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Final Fight: 30th anniversary

Thirty years ago Final Fight came out on the Super Nintendo. The game itself is older, being a port of a 1989 arcade hit. Although originally developed by Capcom as a sequel to Street Fighter, the name was changed since it's a "beat-'em-up," whereas Street Fighter was a fighting game (player v. player).

I've never played the arcade version, but I played one of the sequels on the SNES. It couldn't have been the original, which is one-player only. This is by far the game's biggest flaw. Beat-'em-ups aren't very fun by yourself; the whole point is to team up with a friend to take down all the enemies or die trying. Lack of a two-player option on console games was a common problem back then: Double Dragon was also one-player on NES.

Final Fight's biggest draw, I suppose, is you can choose from two characters, a huge lumberjack-type named Haggar, or a slimmer guy named Cody. Each has a slightly different move set. The arcade game had a third character, a ninja named Guy. He was so sorely missed that Capcom later released a second version of the game (rare in the U.S.) called Final Fight Guy that replaced Cody with Guy. Too little, too late.

I played Final Fight for about an hour and didn't enjoy it much. It's basically button-mashing. You walk up to an enemy and choose one of a small selection of possible attacks. Pressing Y throws a punch, or you jump first with B, then hit Y to do a jump kick. Alternately you can walk into the enemy to grab him, then press Y to attack. Haggar head-butts the enemy, whereas Cody knees them in the stomach. If you hold a direction while doing this, your character throws the enemy instead (in the case of Haggar, via a back drop). You can also press Y and B at the same time to do a special attack that costs a little of your own health. Each player has a couple other moves as well, such as Haggar's pile driver, but regardless which attack you choose, it's all pretty much the same.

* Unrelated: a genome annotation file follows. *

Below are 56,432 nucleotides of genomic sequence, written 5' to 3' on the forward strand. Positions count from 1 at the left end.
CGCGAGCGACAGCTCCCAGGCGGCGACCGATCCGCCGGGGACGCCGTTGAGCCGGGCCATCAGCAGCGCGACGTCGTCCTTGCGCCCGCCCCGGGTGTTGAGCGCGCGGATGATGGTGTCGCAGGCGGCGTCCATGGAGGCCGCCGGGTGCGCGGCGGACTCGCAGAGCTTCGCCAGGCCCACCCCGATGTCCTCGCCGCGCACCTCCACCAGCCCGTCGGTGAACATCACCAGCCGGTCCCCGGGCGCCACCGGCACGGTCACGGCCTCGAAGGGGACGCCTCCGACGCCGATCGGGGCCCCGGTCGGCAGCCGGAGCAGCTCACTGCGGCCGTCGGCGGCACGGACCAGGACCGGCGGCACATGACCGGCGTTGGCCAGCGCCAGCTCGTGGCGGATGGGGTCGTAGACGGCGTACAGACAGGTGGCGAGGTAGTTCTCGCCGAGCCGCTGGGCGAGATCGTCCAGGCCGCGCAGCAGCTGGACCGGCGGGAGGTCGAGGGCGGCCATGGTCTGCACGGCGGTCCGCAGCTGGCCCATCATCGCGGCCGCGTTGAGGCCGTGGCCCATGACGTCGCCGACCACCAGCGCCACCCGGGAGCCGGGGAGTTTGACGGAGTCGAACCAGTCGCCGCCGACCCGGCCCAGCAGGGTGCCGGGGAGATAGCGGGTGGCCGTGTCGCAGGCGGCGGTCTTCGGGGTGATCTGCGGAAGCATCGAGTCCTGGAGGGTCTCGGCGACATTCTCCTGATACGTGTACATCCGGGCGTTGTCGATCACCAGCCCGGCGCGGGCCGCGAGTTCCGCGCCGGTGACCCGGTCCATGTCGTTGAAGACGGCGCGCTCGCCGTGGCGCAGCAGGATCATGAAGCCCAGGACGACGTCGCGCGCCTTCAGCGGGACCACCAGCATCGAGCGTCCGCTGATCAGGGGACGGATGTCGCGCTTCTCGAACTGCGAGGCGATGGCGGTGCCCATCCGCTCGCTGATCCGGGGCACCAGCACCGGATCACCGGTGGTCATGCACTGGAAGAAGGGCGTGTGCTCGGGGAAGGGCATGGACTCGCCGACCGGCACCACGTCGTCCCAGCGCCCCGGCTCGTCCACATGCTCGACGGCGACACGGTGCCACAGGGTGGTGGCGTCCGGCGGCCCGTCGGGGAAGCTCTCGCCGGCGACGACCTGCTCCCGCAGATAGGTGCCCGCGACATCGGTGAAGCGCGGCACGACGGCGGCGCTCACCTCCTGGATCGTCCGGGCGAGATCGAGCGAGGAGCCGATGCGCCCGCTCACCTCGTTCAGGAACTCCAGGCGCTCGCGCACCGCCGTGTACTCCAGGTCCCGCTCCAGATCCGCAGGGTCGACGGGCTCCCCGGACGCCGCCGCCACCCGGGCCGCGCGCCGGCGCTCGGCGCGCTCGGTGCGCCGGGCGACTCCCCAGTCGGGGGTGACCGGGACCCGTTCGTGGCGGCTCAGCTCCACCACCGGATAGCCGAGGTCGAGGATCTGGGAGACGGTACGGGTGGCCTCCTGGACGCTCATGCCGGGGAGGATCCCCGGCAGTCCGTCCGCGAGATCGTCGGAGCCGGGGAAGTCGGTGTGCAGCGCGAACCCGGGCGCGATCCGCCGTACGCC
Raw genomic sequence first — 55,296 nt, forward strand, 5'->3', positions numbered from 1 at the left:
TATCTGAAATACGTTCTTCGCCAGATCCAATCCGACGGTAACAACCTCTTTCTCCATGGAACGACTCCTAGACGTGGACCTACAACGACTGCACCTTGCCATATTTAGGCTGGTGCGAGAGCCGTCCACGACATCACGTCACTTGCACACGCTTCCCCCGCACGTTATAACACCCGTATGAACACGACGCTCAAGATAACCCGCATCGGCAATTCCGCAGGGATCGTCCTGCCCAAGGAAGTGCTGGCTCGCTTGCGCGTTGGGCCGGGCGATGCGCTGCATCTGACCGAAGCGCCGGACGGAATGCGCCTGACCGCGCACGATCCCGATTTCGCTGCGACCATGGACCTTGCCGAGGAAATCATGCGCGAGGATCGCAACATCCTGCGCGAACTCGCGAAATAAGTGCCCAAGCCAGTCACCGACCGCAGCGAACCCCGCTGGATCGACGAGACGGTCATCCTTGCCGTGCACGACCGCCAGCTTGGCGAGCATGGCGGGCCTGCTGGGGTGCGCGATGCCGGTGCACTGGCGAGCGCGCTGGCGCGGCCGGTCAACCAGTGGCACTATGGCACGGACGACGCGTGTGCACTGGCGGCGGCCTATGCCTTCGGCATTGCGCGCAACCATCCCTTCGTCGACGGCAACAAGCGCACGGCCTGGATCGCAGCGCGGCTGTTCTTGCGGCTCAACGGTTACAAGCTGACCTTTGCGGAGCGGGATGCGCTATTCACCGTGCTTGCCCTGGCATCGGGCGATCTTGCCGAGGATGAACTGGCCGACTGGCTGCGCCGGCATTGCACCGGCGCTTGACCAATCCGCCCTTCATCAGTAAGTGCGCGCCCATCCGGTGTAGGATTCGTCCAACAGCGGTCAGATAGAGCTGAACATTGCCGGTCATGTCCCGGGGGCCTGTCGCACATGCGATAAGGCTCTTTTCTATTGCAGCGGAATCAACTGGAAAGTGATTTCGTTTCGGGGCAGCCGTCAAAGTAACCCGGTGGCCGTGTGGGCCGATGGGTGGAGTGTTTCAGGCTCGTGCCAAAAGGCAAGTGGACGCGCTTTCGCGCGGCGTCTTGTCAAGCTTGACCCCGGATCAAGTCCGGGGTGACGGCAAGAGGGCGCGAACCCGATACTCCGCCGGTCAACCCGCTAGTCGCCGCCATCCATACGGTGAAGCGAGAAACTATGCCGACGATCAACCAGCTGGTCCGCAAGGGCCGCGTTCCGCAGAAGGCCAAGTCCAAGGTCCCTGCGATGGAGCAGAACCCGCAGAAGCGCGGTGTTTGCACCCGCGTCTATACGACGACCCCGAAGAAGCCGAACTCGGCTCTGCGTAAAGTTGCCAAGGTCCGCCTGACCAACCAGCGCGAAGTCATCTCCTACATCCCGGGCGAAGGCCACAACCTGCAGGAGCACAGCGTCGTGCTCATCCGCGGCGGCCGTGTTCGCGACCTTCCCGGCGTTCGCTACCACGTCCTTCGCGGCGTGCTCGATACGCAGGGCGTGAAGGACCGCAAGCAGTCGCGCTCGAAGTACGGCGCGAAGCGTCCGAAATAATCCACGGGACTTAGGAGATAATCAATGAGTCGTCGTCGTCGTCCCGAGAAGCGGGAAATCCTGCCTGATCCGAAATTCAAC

Sometimes you find a weapon (like in Double Dragon), most commonly a knife, which mixes things up a bit. Haggar always throws the knife, but Cody can stab with it if an enemy is in range. Occasionally you encounter things like containers and stacks of tires that hide bits of food that restore health or bonus items like hats, which give you points. Given that the game has a final boss and definitive end, points mean nothing. Old habits die hard, though, and points lingered in video games well into the 90's. 

Each stage is made up of sub-areas in which you beat up various thugs. Each stage ends with a boss. The first one, Damnd, whose name was changed to Thrasher for the SNES, is easy. He looks like Dog the Bounty Hunter. Dog—I mean Damnd—I mean Thrasher summons a few underlings to help him. The second one, Sodom is far harder, as he has two katanas and also charges at you. You won't be surprised to hear that for the SNES his name was changed to Katana! You can use his katana against him, and it's even called Masamune (like in Final Fantasy)! Apparently Guy, being a ninja, hits harder and faster with it, but as I mentioned he's sadly absent in this version.